The subject is sexual morality and politics: It's a hot topic, and not just because of New York mayoral candidate Anthony Weiner's apparent cybersex fetish and narcissism.
Unfortunately, Weiner is not alone with morality stumbles.
Think Eliot Spitzer, Mark Sanford, David Vitter, Bill Clinton, Scott DesJarlais.
What has happened that made serial philandering a forgivable offense in politics? Is it that many politicians are also, in the words the New York Times used to describe Weiner after his relapse, "serially evasive"?
In 1988, Gary Hart's political career ended with a photograph of him with Donna Rice on his lap. But today a politician can have affairs and be welcomed back into candidacies and even be re-elected.
In DesJarlais' case he could even recommend abortions to his mistress and still be re-elected by Tennessee's ultra-conservative voters.
These politicians don't mind legislating morality. They just don't want to act it out.
What does this say about morals and politics? And where will voters draw a line in the future? That is the question for this week's Left Turn guest writers.
- The Times
Vice-chairwoman of the Tennessee Democratic Party and a Realtor
"Well, there goes his political career!"
I haven't heard anyone say that in quite a while.
That phrase has been seemingly forced into retirement by the likes of former South Carolina governor and newly elected Congressman Mark Sanford, Louisiana Sen. David Vitter and Tennessee's very own Congressman Scott DesJarlais.
My father used to say, "You made your bed, now you have to sleep in it." So why is it that when politicians forget their self-control they just seem to look for new beds? (No pun intended.)
There is a basic fairness to my father's logic; the wrongdoer pays for his mistake.
Everyone can relate to making an error of judgment and seeking forgiveness. At our best, we learn from our own missteps and the mistakes of others.
The electorate, too, has pardoned the repeated moral missteps of politicians like DesJarlais (for now), but that forgiveness should not be an excuse for condoning blatant hypocrisy.
The U.S. Congress, as well as state legislatures throughout the country, are legislating morality more often than John Boehner reaches for tissue.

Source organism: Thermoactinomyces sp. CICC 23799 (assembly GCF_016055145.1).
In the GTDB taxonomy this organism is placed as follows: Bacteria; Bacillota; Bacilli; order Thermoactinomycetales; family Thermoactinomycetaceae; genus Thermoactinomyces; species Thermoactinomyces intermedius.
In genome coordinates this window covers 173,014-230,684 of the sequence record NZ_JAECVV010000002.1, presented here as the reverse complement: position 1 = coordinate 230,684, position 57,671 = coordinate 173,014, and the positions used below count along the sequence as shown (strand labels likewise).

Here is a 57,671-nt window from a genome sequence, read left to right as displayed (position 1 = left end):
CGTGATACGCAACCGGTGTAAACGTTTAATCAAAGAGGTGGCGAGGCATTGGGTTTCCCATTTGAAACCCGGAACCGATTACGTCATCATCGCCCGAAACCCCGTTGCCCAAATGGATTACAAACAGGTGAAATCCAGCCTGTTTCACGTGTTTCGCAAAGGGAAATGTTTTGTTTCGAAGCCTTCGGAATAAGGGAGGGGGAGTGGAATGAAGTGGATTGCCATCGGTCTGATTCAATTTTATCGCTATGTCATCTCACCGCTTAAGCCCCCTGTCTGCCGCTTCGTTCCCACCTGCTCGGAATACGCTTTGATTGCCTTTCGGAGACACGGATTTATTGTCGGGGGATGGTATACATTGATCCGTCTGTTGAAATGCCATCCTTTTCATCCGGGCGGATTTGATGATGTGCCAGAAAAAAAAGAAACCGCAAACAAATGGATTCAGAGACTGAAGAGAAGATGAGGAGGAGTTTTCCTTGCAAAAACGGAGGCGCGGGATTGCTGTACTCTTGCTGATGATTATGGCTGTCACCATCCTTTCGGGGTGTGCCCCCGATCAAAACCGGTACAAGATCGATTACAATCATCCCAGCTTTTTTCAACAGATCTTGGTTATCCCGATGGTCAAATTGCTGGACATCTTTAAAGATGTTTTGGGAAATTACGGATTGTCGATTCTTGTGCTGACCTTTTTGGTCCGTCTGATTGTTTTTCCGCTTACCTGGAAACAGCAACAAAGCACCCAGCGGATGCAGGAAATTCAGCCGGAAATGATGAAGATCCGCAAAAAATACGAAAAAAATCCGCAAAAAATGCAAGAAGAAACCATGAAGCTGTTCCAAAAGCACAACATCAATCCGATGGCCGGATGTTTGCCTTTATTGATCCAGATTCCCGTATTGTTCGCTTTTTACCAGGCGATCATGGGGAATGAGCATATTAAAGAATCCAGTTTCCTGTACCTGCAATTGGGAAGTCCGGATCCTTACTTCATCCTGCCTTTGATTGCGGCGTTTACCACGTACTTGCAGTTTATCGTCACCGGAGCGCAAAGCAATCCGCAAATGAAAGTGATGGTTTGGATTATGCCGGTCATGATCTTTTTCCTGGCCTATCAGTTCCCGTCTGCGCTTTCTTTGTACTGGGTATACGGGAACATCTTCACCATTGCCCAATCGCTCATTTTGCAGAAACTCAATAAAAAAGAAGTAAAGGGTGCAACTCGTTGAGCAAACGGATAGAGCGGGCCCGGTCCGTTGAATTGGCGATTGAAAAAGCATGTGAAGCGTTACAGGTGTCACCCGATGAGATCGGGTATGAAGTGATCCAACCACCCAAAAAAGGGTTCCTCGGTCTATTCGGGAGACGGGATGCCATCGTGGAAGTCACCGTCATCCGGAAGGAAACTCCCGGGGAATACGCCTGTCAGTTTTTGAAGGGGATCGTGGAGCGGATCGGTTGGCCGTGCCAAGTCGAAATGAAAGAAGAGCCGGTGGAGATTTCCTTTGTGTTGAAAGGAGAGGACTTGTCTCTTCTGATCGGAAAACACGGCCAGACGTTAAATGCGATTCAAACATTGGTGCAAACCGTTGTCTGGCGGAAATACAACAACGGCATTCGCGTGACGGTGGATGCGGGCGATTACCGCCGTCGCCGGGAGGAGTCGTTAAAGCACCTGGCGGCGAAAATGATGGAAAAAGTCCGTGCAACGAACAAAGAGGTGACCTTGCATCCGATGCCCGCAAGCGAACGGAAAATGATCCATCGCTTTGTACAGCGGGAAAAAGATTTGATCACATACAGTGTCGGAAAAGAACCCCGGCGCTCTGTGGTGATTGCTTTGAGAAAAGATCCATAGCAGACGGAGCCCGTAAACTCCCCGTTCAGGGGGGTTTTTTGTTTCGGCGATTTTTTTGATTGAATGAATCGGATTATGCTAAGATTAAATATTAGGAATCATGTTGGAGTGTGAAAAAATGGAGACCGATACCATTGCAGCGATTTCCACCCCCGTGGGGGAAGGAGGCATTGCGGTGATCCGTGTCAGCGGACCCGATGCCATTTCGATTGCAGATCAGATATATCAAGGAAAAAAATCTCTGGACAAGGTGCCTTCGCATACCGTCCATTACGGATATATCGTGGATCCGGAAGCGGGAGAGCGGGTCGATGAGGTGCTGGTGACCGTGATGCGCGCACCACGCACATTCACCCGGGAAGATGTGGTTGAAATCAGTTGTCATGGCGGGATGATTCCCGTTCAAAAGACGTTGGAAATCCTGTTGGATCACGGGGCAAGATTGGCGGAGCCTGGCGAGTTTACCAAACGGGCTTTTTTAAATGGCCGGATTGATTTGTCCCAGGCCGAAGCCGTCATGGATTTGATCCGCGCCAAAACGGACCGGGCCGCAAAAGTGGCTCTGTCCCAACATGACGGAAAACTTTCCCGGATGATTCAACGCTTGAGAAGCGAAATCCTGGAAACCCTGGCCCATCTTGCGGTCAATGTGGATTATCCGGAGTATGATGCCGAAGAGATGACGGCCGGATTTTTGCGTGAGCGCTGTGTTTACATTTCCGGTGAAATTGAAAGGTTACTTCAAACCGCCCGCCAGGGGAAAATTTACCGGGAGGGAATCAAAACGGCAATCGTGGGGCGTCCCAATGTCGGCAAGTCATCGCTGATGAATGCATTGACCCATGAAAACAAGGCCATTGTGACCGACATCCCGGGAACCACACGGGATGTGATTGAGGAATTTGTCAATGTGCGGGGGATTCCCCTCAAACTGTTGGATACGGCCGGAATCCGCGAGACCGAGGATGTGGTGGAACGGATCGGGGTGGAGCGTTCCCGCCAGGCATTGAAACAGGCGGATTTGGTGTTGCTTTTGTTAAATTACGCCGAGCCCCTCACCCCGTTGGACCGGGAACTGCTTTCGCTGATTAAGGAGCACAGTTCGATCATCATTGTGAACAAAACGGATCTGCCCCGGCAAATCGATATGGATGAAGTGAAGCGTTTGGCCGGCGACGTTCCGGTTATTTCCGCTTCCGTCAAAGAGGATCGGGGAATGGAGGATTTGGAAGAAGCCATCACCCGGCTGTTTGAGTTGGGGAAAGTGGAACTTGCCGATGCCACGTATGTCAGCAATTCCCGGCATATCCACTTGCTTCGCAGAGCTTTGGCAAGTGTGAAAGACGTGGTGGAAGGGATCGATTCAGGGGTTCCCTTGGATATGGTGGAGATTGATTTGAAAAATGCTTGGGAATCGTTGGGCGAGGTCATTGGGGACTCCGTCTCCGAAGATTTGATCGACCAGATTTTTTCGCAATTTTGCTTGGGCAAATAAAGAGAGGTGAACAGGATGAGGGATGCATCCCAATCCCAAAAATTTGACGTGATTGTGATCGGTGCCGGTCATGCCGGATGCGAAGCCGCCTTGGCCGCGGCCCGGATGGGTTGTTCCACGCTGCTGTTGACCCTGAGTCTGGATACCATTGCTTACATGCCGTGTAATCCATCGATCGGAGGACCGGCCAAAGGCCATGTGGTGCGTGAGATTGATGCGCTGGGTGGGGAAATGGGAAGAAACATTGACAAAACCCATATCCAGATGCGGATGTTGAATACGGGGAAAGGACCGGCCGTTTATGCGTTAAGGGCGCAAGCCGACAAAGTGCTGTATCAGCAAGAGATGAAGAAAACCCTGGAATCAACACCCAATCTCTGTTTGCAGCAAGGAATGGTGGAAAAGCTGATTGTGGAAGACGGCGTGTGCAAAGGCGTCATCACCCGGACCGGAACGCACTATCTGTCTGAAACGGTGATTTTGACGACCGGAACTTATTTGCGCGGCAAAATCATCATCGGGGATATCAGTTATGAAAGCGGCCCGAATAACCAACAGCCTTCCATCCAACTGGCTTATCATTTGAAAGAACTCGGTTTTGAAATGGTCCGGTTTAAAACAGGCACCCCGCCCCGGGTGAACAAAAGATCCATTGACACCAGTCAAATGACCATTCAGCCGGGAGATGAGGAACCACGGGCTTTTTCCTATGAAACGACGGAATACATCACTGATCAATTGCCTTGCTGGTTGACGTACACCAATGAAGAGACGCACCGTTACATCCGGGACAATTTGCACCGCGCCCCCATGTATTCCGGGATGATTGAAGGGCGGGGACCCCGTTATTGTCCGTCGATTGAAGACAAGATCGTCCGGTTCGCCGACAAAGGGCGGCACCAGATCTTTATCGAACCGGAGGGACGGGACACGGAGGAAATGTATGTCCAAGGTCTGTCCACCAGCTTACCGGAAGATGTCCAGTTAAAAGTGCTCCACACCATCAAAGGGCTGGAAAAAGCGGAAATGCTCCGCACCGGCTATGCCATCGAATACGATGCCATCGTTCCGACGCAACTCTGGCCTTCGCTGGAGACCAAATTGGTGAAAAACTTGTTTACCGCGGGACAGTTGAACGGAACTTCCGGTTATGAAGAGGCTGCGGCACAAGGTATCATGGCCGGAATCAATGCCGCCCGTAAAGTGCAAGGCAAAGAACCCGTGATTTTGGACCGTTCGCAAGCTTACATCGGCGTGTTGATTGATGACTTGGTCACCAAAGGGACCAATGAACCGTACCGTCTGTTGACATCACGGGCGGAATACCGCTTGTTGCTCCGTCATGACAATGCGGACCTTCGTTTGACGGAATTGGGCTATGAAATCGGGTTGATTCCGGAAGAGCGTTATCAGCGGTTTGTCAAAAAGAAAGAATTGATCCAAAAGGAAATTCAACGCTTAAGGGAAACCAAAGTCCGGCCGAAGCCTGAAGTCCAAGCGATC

However, they don't even live their own lives to standards spelled out in legislation they are passing. It's as if they believe in a special set of rules for everyone, except themselves.
I am a "live and let live" kind of person, and I certainly would not want all of my life decisions under a microscope. Likewise, I would never vote to intrude in the personal decisions a woman makes with her doctor or to deny committed couples equal rights because of who they love.
Even in this era of 24/7 news cycles and endlessly talking heads, hypocrisy still rings louder.
When a politician lives his personal life in direct contrast to the values he espouses and in contrast to the rules he would have for your family, it's up to citizens to hold them accountable.
Author's note: And please forgive me for referring to only men in public office who have been accused of moral misconduct. I was unable to find an example involving a woman in office.
Perhaps the answer to moral politics lies in electing more women?
Co-founder, The UNFoundation
Americans associate sex scandals with career-ending revelations -- Gary Hart comes to mind, with a sex scandal that saw his presidential aspirations end in 1988 with an embarrassing New Hampshire primary loss.
But right now, two politicians from New York who were recently embroiled in sex scandals of their own -- former New York Gov. Eliot Spitzer and former congressman Anthony Weiner -- are (for now) staying competitive in the polls and are getting ready to seize their comeback spotlight.
So what gives? Sex scandals are supposed to be the death-knell of ambitious politicians. Turns out, that's not exactly true. New research on scandals in electoral politics by researcher Scott Basinger at the University of Houston finds that while sex scandals have an impact on election results, it's relatively modest. Specifically, sex scandals subtract 5.3 percent on average from an incumbent's vote if he's facing a politically adept challenger.
Of the 237 House of Representatives members facing scandals, a whopping 73 percent of them made it to the general election, and 81 percent of those who made it that far won their election. And this data is specific to the elections immediately after a scandal. These numbers begin to drastically decrease to statistically insignificant levels over time.
Bill Clinton and Mark Sanford have gone on to re-establish their credibility in American politics.
Should we as an electorate be outraged at our short memories and forgiving attitude? Perhaps. But I'd argue that the scandals that truly deserve outrage are the ones that include allegations of corruption or demonstrations of hypocrisy. Rep. Scott DesJarlais and Sen. Ward Crutchfield, to name two close to home.
There doesn't seem to be any indication that voters are going to be willing to punish sex scandal-tarred politicians in the future anymore than they already do. The Atlantic's Molly Ball recently opined that political comebacks after a sex scandal aren't the exception -- they're the rule. Based on what I'm seeing in New York, I'm tempted to agree.